There are promising therapies coming to help battle kidney cancer. Surgery is the primary treatment for kidney cancer, but we look for drug therapies as an alternative or to use alongside surgery. At Cleveland Clinic, our multidisciplinary kidney cancer team is driving improvements in drug therapy options by:
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1. Learning how to give approved drugs more effectively and/or with fewer side effects;
2. Testing new drugs to complement the recent advances we’ve made;
3. Working with our laboratory-based researchers to discover new drugs and new approaches to kidney cancer.
Symptoms of kidney cancer
Kidney cancer, which most often affects men from 50 to 70, rarely produces symptoms in its early stage. Most of these early-stage kidney tumors are “incidental,” by which I mean they’re found on CT and MRI scans while looking for something else. Fortunately, these are usually small and very treatable.
As tumors grow, the following symptoms can result: blood in the urine, abdominal pain, fatigue, loss of appetite, high blood pressure and anemia. These are signs the tumor has already spread and you need to see a doctor right away to begin treatment.
As I said, surgery is the primary treatment for kidney cancer, where we’re able to remove tumors through a variety of techniques, including some exciting robotic and laparoscopic methods that are minimally invasive.
If the cancer hasn’t spread too much within the body, we integrate surgery with a targeted drug therapy. We use a new class of drugs that block specific receptors on blood vessel cells that promote tumors’ growth. They inhibit the formation of new blood vessels, so they literally starve growing tumors.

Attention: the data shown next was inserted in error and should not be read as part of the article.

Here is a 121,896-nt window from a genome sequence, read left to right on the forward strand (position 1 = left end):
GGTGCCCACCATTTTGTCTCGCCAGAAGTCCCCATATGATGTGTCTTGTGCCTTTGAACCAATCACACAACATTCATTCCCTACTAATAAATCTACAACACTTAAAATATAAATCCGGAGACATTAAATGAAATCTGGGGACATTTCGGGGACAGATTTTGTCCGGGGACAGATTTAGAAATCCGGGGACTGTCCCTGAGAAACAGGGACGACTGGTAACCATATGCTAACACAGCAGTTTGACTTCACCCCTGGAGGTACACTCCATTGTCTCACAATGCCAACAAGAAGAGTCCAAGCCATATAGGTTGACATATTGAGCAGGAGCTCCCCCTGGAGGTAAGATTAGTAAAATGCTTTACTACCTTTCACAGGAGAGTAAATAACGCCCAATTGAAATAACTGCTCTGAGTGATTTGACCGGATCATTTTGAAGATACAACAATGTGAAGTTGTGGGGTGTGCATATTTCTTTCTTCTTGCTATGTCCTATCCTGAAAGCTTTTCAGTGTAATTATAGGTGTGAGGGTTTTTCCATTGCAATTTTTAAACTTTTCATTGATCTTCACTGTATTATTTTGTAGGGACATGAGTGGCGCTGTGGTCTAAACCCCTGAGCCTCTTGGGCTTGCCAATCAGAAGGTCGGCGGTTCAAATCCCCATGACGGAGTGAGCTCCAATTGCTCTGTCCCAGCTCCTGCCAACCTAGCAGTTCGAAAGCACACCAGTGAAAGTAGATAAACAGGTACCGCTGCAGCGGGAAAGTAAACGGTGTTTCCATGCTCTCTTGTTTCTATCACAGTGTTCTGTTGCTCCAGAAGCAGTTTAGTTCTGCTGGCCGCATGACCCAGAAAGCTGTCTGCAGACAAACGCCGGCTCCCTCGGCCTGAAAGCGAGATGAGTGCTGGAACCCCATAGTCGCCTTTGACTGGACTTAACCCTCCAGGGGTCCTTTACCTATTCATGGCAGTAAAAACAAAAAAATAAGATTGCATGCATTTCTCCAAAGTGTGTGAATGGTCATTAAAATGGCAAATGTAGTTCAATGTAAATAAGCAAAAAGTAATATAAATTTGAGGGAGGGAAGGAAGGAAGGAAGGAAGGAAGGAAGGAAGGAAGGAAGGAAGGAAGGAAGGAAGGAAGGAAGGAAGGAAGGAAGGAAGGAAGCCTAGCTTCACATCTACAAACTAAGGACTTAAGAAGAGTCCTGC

This new generation of drugs is taken by mouth in pill form, and is much less toxic than earlier treatments. Around 70 percent of patients with advanced kidney cancer who take these drugs will have their tumors shrink. The average time tumors remain small is about one year, but we have several patients with controlled tumors for many years.
Advances in drug therapy
Sadly, not all patients respond to drug treatment and their tumors will grow despite therapy. But clinical trials offer us a way to develop more effective kidney cancer-fighting drugs. Over the years, we’ve been responsible for developing several new drugs for kidney cancer.
Most recently, I led a clinical trial of the drug axitinib, which potentially inhibits a blood-vessel forming protein called vascular endothelial growth factor (VEGF). In January 2012 the FDA approved axitinib for use in patients with advanced cancer renal cell carcinoma, a type of kidney cancer. This drug is another great line of defense against the progression of the disease. It’s a fantastic addition to our arsenal.
This is why we come to work every day — to lead the largest kidney cancer program in the world dedicated to finding new and better treatments for this disease.